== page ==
Italian hotelier Antoine Sella christened the Grand Hôtel du Cap in 1889; it used to be the «Villa Soleil», a haven built in 1869 for writers by founder of the French newspaper Le Figaro, Hippolyte de Villemessant. Gerald and Sara Murphy, a youthful American couple, notorious for lavish partying in France in the 1920s, once booked the hotel for an entire summer, a surprising event for that era as the Côte d’Azur was not a summer destination at the time, rather a winter getaway for the European aristocracy. The Murphys’ chic and strikingly bohemian congregation of party goers included a who’s who of literary and artistic giants including Hemingway and F. Scott Fitzgerald who modelled his «Tender Is The Night» characters Dick and Nicole Diver after them.

Eden Roc
@www.flyonthewallmag.com

And Fitzgerald opened «Tender Is the Night» with an image of what is an uncanny likeness of today’s Hôtel du Cap-Eden-Roc — «Deferential palms» still cast a cooling shadow on its face; there is a white-cream marble staircase that sweeps down to a Versailles-like boulevard shaded by perfectly positioned continental umbrella pines and an expanse of immaculate gardens. And for relaxing or frolicking in sea-water there is the kidney-shaped infinity swimming pool carved out of the rock. Think of a famous name, a royal, an actress or model and the likelihood is she will have been photographed posing in or by the salt water of this pool. Images of Greta Garbo, Elizabeth Taylor and Princess Grace come to mind.

Eden Roc
@https://hermioneolivia.com

Hôtel du Cap-Eden-Roc has been likened to Princess Grace of Monaco, a grand lady, elegant, smiling, loveable and loving, beautiful and inspiring. Fitzgerald would have partied here obsessed with the mysteries of great wealth and the irreconcilability of the lifestyles of the rich with those of the rest of humanity. While cavorting in the grounds of the Hôtel du Cap-Eden-Roc he may have been dreaming up the immortal line: «The rich are different from you and me».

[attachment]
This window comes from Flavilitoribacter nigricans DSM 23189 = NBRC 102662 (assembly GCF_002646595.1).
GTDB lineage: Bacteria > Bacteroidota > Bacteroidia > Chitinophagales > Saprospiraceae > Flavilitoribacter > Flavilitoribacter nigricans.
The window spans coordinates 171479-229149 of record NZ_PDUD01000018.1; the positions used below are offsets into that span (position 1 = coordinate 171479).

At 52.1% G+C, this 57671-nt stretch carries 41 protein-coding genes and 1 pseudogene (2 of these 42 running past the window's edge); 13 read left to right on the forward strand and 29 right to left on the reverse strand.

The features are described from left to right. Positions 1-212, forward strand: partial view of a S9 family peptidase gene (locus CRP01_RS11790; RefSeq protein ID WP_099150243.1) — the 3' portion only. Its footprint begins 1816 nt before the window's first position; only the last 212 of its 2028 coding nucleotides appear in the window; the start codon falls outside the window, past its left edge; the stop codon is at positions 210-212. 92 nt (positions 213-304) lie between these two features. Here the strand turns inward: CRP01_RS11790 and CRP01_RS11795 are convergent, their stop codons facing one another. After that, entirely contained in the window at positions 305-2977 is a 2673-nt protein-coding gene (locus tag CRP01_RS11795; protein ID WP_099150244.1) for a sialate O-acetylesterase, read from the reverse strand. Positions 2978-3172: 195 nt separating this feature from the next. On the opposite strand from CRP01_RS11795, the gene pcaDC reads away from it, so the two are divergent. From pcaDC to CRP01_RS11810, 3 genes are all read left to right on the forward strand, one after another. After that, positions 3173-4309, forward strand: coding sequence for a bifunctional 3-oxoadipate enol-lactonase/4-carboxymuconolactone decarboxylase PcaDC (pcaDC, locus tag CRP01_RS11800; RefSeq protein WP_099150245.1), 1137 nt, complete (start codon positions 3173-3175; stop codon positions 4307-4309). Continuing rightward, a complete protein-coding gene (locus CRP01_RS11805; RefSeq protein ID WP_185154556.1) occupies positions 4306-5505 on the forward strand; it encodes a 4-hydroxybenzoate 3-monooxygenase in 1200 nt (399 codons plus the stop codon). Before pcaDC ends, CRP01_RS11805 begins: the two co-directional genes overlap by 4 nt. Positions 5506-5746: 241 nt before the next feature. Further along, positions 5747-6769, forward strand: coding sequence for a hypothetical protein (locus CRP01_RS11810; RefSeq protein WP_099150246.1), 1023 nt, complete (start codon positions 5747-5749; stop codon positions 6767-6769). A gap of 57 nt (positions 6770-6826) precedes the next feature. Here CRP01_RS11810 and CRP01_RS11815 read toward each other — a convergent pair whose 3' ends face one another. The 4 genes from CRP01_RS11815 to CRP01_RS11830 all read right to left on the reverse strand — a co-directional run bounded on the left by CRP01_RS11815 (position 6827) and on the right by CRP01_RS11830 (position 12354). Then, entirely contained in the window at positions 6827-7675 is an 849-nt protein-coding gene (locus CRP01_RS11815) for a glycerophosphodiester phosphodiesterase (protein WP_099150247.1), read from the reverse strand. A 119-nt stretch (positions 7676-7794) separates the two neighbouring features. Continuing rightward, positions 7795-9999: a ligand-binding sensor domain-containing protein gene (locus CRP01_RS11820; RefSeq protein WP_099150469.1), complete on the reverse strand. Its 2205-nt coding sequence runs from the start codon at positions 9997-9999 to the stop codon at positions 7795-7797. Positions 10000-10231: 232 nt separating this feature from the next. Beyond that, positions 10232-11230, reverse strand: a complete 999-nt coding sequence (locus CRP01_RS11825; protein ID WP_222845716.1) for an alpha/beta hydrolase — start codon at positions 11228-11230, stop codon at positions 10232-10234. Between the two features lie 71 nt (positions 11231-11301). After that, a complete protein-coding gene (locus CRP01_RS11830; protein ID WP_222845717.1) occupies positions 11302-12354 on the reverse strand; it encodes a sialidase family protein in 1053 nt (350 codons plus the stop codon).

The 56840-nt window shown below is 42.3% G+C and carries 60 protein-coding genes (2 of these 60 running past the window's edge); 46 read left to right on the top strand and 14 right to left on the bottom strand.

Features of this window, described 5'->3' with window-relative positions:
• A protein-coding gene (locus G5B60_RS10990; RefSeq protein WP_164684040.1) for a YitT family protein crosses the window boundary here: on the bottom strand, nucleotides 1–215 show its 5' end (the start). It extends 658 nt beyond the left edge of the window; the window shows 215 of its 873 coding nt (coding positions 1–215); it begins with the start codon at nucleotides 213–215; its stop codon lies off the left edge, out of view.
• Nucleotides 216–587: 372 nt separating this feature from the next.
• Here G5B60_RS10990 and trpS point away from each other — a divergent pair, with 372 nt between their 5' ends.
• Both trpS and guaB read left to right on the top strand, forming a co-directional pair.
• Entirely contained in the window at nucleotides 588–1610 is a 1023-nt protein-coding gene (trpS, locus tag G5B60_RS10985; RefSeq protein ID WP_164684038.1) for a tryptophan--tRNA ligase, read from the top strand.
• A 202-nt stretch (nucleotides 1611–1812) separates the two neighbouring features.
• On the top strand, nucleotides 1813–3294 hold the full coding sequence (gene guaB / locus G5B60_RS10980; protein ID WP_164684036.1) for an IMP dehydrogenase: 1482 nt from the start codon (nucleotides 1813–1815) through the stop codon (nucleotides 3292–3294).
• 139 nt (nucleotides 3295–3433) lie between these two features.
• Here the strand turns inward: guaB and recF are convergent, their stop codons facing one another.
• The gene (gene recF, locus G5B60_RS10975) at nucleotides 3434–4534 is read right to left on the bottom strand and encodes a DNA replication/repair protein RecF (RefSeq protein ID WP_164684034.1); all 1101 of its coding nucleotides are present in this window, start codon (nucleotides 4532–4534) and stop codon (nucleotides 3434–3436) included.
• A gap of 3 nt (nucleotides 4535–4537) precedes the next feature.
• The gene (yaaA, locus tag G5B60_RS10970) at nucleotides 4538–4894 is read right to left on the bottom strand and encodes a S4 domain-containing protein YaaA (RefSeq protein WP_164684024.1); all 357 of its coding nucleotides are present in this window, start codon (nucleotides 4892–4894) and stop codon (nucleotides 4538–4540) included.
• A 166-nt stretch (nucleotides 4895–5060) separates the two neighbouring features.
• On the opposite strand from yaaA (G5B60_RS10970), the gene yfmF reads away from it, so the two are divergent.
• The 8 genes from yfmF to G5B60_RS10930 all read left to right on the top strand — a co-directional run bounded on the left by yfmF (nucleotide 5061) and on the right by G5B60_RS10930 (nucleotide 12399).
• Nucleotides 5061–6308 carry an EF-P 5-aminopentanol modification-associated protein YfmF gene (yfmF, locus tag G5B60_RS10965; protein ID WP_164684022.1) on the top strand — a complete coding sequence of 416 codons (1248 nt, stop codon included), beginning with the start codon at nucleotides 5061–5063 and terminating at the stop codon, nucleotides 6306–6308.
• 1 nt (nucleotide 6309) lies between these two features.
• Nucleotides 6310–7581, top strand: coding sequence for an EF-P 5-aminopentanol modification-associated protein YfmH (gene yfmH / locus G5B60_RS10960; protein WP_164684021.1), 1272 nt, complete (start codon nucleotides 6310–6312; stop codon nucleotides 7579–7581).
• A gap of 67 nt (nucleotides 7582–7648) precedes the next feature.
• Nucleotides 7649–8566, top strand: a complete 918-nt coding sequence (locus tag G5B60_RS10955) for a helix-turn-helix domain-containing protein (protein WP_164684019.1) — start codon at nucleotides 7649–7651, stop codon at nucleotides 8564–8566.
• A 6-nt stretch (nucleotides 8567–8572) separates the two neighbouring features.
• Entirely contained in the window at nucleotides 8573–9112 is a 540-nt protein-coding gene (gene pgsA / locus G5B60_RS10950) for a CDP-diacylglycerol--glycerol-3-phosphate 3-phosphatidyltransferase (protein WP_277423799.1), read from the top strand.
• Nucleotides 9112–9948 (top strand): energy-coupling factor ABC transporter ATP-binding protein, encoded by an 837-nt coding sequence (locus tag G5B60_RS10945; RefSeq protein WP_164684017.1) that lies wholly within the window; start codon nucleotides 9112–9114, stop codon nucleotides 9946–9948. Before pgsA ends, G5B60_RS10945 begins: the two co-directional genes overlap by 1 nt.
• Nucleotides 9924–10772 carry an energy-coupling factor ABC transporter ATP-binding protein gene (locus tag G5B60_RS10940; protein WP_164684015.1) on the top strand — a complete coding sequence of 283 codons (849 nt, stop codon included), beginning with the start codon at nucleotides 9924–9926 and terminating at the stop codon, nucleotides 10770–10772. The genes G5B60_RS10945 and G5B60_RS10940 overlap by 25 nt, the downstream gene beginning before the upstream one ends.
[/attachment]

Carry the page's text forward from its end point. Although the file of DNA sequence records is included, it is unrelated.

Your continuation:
The Villa Eilenroc

At the end of Cap d’Antibes, in a beautiful wooded park of 11 hectares, stands the villa Eilenroc, built in the 1860s in Greco-Roman style, under the influence of the architect Charles Garnier, famous for creating the opera houses of Paris and Monte-Carlo. A Dutchman Mr Hugh Hope Loudon, previously governor of the Dutch East Indies, had purchased this estate dedicating it to his wife Cornelia with an anagram of her name. Such a romantic start to a relationship that ended in bitter divorce and sale of this gem Eilenroc.

The Villa Eilenroc
@www.kty1.com

From 1927 a mega-rich American, Louis Dudley Beaumont, and his wife Helene turned Eilenroc into a contemporary treasure-house calling on the best interior designers, world-renowned from Versailles, no less. Imagine glass sculptures from Lalique; state of the art central heating; and a connoisseurs’ bar by the shore, al fresco, of course. The Beaumont family threw raucous parties like no other. Mrs Beaumont in her final wish in 1988 donated Eilenroc to the City of Antibes.

Jardin Thuret